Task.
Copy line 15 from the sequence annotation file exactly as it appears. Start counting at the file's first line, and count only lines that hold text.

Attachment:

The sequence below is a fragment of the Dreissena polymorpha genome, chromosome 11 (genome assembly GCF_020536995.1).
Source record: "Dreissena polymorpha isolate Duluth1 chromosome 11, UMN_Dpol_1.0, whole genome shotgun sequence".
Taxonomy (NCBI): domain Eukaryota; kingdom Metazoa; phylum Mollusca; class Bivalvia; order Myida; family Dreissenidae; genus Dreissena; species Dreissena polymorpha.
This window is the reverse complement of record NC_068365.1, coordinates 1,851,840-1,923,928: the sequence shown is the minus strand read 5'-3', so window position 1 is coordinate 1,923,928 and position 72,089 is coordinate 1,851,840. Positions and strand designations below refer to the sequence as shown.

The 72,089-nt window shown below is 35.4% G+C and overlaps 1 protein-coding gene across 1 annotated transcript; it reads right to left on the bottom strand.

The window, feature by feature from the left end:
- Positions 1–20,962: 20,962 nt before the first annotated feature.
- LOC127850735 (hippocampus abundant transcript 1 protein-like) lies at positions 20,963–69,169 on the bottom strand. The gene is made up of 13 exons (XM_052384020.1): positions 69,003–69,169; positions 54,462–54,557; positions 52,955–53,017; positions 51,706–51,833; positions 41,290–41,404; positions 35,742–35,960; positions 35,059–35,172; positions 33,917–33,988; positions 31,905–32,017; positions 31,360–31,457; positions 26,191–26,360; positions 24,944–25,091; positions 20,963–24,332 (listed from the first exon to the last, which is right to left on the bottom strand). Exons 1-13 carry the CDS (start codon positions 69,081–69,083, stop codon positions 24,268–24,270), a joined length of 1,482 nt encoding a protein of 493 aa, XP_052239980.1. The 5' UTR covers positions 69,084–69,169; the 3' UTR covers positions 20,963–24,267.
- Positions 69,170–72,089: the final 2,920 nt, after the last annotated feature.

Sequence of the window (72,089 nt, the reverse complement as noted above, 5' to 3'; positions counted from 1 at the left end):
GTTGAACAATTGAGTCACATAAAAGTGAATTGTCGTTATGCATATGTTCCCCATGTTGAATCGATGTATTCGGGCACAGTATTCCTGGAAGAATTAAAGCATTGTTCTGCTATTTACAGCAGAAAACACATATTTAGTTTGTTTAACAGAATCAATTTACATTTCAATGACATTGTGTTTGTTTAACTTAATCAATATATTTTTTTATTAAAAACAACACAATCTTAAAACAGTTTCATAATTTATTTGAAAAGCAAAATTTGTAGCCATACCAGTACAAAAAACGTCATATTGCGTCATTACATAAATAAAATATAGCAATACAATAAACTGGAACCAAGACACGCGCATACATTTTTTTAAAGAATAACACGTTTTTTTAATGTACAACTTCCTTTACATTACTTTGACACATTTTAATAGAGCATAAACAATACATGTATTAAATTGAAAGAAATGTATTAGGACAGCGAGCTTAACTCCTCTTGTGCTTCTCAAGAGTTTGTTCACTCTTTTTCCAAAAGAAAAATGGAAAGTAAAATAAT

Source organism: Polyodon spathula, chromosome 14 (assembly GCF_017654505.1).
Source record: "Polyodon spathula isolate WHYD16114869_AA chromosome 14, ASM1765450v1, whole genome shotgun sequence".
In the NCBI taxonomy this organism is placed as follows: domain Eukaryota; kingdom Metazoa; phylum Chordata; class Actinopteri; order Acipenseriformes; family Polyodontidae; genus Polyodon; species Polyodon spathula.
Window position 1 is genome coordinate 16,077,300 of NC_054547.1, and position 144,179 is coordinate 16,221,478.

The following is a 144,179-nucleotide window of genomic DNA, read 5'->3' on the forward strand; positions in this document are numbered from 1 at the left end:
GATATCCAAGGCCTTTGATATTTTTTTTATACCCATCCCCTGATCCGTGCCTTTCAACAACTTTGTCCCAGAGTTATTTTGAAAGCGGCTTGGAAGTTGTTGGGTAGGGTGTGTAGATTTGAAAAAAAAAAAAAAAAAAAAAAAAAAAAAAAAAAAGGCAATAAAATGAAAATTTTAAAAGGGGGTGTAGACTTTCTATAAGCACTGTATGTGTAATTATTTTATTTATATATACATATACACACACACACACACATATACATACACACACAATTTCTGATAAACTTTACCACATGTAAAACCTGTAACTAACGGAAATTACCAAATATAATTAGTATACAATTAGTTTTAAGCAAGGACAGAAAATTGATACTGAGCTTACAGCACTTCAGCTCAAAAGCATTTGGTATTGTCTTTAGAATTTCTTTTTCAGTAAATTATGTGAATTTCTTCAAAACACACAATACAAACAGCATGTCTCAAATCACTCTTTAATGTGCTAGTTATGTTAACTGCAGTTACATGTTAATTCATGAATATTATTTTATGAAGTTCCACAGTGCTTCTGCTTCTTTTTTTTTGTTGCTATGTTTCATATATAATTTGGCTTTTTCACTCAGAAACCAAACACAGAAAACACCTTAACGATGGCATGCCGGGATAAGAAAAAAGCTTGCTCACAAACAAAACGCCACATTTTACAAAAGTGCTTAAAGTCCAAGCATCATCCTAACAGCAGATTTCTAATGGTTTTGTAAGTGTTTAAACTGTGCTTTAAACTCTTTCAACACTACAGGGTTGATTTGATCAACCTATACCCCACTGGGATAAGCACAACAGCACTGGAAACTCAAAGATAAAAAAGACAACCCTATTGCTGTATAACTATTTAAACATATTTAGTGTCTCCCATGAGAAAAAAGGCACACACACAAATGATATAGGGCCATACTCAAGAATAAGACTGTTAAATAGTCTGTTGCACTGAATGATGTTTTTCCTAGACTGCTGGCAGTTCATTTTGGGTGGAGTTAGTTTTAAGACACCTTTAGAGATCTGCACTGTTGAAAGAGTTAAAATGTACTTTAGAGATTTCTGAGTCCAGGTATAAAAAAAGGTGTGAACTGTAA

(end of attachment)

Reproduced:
Window position 1 is genome coordinate 16,077,300 of NC_054547.1, and position 144,179 is coordinate 16,221,478.